Why NRL teams are scared of the bogeymen

Like political parties, the NRL has an elite eight where everyone has a dreaded rival, as well as someone else they enjoy dominating.

As the play-off bound teams enter the final round of the regular season, these personal battles threaten a re-ordering of the positions on the finals ladder.

The bogey team meetings begin on Thursday when the fifth-placed Eels host perennial finals club the Storm. Parramatta have beaten Melbourne in their previous three clashes, with Storm coach Craig Bellamy agreeing – after a 28-24 loss in golden point time in late March – that the Eels have the wood on his team.

The Eels are also a threat to minor premiers Penrith, who lost to them in 2020, their grand final year, as well as twice this year. The Panthers won their 2021 semi-final 8-6 but survived only via a mistake by the Parramatta dummy half on the last play of the game. Should the Eels defeat the Storm on Thursday, Parramatta will jump to fourth place and meet the Panthers in the first play-off weekend.

On Friday night, the sixth-placed Roosters host the seventh-placed Rabbitohs, who have beaten them on each of their past four meetings. But the Rabbitohs have a bete noire of their own, the Storm. Melbourne have won six of their past seven games, although admittedly Souths were victorious at their most recent meeting, a 24-12 victory in round 19.

On Saturday night, the Cowboys host the Panthers, who are expected to rest players before the finals.

Unlike most teams in recent years, the Eels often get over the line against Penrith.Credit:Getty

But a bogey team likely awaits the Cowboys in the first finals weekend, in the form of the Sharks. Cronulla have won the past five times they’ve played, including a 26-12 win away in round 18. The last time the Cowboys beat the Sharks was round one, 2018. Should the Cowboys be forced to play the second week of the finals, they would like their chances against the currently eighth-placed Raiders, who they have beaten on the past three occasions. But the Raiders have the wood on the Sharks, winning the previous eight games between the clubs. The Roosters have also beaten the Sharks in their past six encounters

While Parramatta have it over the Panthers and Storm, they can’t beat the Rabbitohs. Even when the Eels were winning premierships in the 1980s and Souths were struggling, they tested the Eels. In recent years, the domination has been pronounced, with the Rabbitohs winning their past six games by big margins.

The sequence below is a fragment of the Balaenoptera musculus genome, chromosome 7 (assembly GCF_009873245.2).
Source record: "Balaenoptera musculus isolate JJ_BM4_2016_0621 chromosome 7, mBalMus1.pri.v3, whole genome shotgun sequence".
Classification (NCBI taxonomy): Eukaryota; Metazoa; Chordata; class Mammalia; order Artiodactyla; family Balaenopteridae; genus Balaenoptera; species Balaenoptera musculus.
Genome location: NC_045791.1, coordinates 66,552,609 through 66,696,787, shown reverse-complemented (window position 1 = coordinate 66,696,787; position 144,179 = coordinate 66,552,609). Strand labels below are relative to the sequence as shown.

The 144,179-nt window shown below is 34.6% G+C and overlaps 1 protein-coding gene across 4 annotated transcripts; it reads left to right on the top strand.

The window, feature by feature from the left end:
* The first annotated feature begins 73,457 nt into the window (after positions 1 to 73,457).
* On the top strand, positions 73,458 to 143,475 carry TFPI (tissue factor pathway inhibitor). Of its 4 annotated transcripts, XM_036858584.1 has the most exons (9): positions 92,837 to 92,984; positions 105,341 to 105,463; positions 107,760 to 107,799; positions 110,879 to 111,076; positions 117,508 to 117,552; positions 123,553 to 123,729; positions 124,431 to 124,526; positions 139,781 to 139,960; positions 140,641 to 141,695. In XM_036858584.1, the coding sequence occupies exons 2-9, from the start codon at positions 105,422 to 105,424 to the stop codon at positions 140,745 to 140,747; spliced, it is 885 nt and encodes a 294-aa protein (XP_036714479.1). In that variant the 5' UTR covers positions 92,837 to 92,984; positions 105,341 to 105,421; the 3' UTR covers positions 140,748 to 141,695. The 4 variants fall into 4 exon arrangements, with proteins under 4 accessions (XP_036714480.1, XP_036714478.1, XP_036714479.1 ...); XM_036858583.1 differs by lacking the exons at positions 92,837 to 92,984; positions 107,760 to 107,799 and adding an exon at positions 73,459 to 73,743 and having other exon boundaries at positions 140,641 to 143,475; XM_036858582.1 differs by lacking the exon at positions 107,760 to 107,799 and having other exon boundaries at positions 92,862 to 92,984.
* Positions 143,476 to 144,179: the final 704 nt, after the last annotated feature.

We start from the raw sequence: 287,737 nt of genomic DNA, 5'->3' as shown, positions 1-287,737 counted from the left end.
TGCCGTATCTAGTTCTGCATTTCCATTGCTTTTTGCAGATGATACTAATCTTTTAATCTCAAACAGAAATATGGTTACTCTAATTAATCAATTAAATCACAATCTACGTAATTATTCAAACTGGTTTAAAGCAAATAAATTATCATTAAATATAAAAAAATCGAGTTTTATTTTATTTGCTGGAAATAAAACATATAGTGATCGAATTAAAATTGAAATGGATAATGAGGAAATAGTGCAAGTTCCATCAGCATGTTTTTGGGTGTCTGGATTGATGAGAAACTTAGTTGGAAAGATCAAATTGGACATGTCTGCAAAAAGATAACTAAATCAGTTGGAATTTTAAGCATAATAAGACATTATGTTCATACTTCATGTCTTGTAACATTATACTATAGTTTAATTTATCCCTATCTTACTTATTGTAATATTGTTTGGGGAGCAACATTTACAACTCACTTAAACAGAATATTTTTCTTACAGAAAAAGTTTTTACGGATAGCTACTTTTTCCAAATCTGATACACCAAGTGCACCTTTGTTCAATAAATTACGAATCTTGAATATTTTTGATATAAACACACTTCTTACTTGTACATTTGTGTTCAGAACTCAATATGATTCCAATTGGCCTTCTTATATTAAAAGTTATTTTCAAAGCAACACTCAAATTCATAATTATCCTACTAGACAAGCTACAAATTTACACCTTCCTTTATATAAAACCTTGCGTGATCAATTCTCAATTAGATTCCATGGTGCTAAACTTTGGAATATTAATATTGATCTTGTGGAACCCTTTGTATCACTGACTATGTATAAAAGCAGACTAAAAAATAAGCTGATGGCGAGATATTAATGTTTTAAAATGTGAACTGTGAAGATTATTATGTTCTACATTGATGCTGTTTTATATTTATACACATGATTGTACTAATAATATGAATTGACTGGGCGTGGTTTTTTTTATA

The Panthers have the wood on the Roosters, winning their past six matches. The Raiders also have a problem with the Panthers, who have won eight of their previous 10 games. Canberra coach Ricky Stuart will be pleased the NRL abandoned the McIntyre system, where team one played team eight.

So, each of the top eight teams has a hoodoo team and, in turn, has the wood on someone else. The Panthers hoodoo is the Eels but they have it over the Roosters and Raiders. Yet these latter two can beat the Sharks who, in turn, trouble the Cowboys.

The Cowboys would favour themselves against the Raiders. The Storm’s bogey team is the Eels, and they beat the Rabbitohs, but it’s the reverse for the Eels, who also trouble the Panthers. While the Roosters have two nemeses in the Rabbitohs and Panthers, they trump the Sharks. The Raiders have voodoo teams in the Panthers and Cowboys but also beat the Sharks.

Sometimes this domination comes from tactics, such as when a team uses a strong territorial kicking game allied with a rushing defence to keep a team trapped in its own half.

Some say it’s luck. After all, the origin of the distinctly Australian and New Zealand expression “having the wood” on someone dates from touching wood for good luck. Team of the Century coach Jack Gibson took it further by attributing a club’s failure to “something in the woodwork of the joint”.

The long-term streaks, enduring despite changes of coaches and player rosters, suggest a psychological reason.

On the eve of matches between two clubs, where one has shown dominance over the other, or when the warring politicians meet, it becomes a double whammy. The winner calls up past victories. The loser calls up past defeats. Both become self-fulfilling.

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